Today’s topic may seem elementary, but there’s a reason professional athletes continue to work on the fundamentals of their game. It’s important. Communication is fundamental to having a successful practice. Responding to emails and phone calls is an often underappreciated and overlooked area of professionalism and practice management. Here are three groups of people from whom you are likely receiving regular communications and to whom you should be responding promptly.
Responding to Judges
A judicial assistant called me and said, “I called you instead of the other lawyer because he never answers or calls me back.” I was totally befuddled. I knew that I’d never been able to get him on the phone or received a return call from him, but I just could not believe the judge had the same experience.
I posted about this interaction on Twitter, with this recommendation, “You don’t want to be the guy who never responds to the court’s phone calls or emails.” A sitting judge replied, “A big AMEN! I’m constantly surprised at the lack of response from lawyers to calls and emails.” I had naively assumed that what the judicial assistant had told me was an anomaly. Apparently, there are some lawyers out there who feel no compulsion to respond to communication from the Court.
Don’t be that lawyer. Judges are people too. Sometimes the decisions they make are more or less coin tosses. If when they look down from their lofty perch what they see in you someone who doesn’t respect them enough to call them back or return emails to their staff, you can hazard a guess about how that ruling is going to land.
Responding to Lawyers
Sometimes in my cases, opposing counsel gets behind on responding to discovery. I’m not throwing stones here — I do too. We all get behind for one reason or another. Typically, when it’s been a couple weeks since the due date, I’ll send an email to opposing counsel saying something to the effect of, “Your discovery responses are overdue. Let me know if you need an extension.” I’m always fine with granting an extension of a couple of weeks when they respond, letting me know what they need. And in these situations, I’ll often even send a second letter if needed later.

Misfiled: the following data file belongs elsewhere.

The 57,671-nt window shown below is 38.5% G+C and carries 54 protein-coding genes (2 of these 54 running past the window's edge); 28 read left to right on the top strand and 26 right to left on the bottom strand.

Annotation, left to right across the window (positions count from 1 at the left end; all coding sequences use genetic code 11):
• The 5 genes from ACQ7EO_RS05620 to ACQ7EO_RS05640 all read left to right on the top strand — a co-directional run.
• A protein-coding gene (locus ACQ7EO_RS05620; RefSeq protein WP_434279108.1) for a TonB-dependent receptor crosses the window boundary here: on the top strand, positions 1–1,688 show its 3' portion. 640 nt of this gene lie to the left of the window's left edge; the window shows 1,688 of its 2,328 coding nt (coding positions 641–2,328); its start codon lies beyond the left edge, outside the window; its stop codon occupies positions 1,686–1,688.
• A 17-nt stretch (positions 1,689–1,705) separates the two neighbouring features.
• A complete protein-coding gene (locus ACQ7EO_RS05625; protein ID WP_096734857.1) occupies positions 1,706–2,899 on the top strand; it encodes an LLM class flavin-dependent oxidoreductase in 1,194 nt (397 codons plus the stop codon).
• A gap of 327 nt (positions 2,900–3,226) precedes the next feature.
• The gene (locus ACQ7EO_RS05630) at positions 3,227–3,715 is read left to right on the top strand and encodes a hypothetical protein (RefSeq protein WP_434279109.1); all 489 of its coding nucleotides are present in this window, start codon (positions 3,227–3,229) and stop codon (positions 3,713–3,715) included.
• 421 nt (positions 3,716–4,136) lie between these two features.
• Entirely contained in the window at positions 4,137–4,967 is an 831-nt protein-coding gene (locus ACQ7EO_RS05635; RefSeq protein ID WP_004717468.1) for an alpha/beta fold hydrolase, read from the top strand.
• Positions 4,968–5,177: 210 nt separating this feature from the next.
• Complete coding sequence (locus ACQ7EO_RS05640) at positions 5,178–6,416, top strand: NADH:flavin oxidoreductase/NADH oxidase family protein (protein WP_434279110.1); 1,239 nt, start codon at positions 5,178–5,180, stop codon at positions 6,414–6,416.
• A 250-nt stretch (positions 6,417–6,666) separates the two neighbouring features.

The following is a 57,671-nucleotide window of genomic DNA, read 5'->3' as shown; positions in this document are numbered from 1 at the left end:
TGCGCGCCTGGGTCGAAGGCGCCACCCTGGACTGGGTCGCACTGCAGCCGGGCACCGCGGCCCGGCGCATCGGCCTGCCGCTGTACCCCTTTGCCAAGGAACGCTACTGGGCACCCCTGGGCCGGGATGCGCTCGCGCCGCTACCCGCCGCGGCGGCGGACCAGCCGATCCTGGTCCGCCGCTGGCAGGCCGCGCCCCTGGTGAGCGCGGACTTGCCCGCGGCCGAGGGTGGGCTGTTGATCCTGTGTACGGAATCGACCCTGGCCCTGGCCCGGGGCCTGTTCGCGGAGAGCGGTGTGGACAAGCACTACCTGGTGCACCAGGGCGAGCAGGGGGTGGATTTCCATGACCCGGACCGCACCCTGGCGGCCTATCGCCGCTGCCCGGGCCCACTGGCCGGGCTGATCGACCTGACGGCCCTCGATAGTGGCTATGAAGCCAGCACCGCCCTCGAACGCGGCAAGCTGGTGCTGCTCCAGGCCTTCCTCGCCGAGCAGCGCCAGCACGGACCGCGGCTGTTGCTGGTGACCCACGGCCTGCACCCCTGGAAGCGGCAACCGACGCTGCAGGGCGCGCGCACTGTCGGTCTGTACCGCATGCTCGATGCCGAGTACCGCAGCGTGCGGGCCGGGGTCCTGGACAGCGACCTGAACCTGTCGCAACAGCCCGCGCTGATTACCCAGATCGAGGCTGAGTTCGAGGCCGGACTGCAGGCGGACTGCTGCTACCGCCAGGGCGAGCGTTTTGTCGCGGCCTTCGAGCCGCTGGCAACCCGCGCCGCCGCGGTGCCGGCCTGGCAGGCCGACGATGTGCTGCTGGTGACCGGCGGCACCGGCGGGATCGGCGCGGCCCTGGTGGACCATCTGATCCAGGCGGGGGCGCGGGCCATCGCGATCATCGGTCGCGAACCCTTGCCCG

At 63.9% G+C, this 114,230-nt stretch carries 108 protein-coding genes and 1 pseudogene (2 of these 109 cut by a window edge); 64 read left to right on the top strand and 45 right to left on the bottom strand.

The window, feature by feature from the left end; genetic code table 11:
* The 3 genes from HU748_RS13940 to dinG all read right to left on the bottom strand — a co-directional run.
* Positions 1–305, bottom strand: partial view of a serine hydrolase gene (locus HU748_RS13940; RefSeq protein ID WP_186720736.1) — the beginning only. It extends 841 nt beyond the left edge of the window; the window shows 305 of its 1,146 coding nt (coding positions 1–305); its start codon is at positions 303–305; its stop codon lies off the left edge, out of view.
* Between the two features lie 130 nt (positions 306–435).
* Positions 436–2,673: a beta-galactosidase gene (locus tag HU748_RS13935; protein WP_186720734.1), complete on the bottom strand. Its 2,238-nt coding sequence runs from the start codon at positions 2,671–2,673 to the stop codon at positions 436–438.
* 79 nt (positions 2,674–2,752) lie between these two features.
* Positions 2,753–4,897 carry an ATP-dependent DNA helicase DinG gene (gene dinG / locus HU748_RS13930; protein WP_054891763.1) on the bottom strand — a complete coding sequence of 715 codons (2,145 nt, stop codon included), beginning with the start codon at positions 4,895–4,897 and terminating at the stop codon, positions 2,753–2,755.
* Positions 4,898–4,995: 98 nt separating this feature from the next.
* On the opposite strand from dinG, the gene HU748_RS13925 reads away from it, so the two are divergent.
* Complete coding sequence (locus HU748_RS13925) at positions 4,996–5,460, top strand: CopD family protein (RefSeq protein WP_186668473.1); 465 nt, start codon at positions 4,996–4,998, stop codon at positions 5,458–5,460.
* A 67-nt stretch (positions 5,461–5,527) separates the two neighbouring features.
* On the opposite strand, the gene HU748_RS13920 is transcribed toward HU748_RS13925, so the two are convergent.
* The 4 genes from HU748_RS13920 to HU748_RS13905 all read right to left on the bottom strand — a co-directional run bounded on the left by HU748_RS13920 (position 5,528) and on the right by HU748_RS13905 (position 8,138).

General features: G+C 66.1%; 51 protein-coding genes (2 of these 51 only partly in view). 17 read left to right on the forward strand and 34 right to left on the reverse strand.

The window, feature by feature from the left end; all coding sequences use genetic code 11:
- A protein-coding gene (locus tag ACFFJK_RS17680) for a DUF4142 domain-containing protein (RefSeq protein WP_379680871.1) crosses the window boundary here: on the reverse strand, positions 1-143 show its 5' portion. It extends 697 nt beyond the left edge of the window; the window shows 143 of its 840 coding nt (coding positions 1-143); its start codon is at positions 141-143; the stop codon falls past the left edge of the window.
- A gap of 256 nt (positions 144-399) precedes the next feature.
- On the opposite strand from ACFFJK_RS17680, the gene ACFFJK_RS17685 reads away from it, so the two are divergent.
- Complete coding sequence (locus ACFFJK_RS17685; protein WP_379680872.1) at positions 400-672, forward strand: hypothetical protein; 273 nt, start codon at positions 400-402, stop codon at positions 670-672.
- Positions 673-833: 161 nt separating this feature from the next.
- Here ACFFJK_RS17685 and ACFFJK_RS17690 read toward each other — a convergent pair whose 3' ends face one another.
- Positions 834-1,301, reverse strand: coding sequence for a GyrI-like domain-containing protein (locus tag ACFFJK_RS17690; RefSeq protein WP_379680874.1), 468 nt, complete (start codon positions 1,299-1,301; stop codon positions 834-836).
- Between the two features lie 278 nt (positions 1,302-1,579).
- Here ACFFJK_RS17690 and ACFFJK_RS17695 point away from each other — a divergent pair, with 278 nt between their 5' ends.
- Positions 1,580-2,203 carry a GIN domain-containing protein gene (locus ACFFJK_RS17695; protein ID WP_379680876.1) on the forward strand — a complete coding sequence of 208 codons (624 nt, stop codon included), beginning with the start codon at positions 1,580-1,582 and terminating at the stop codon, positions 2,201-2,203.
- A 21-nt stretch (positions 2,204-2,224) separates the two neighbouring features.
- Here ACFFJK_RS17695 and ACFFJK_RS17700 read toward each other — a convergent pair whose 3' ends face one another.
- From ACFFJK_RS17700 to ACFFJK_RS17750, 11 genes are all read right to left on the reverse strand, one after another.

There are other times though that opposing counsel doesn’t respond to my overdue-discovery email. And they don’t respond to the second email. But then they get fussy when I file a motion to compel.
Respond to the other lawyers in your life when they reach out to you. It’s good for your relationships with each other. And it’s good for your clients.
Responding to Clients
When I started practicing in 2012, one of the first and most important things my mentors taught me was this: If a client calls, answer the phone. I know — really groundbreaking stuff. But there will be times you’re either away from the phone or just unable to answer. The corollary lesson was this: If a client sends you an email or leaves a voicemail, they should hear back from you within 24 hours. This has become standard operating procedure for me over the last six years.
Your clients are the lifeblood of your practice. Without clients, you don’t get to practice law. If your clients are calling you, it’s likely because they need something. The thing they need may seem insignificant to me or you. They may just want to know about the status of their case. Or they may have important information to relay that changes the trajectory of the case. But the point is you won’t know unless you return your client’s correspondence.
I have two clients that have begun sending me significantly more work over the last two years, largely because of my regular and meaningful communication with them. They have other firms they use in the state. They have more experienced lawyers on their panel counsel list. But they also know that when they send work to me, they’re going to have access to me when they need it.
If they regularly do not hear back from you, they are going to find another lawyer to do their work. Your clients have never had more options for hungry lawyers than they do now. And it’s never been easier for your clients to find a new lawyer. A client who believes his correspondence or phone calls are going into an abyss is an unhappy client. And unhappy clients don’t stick around.
Your clients have choices about who to send their work to. Give them reasons to send it to you.
Photo by Jason Pharrar.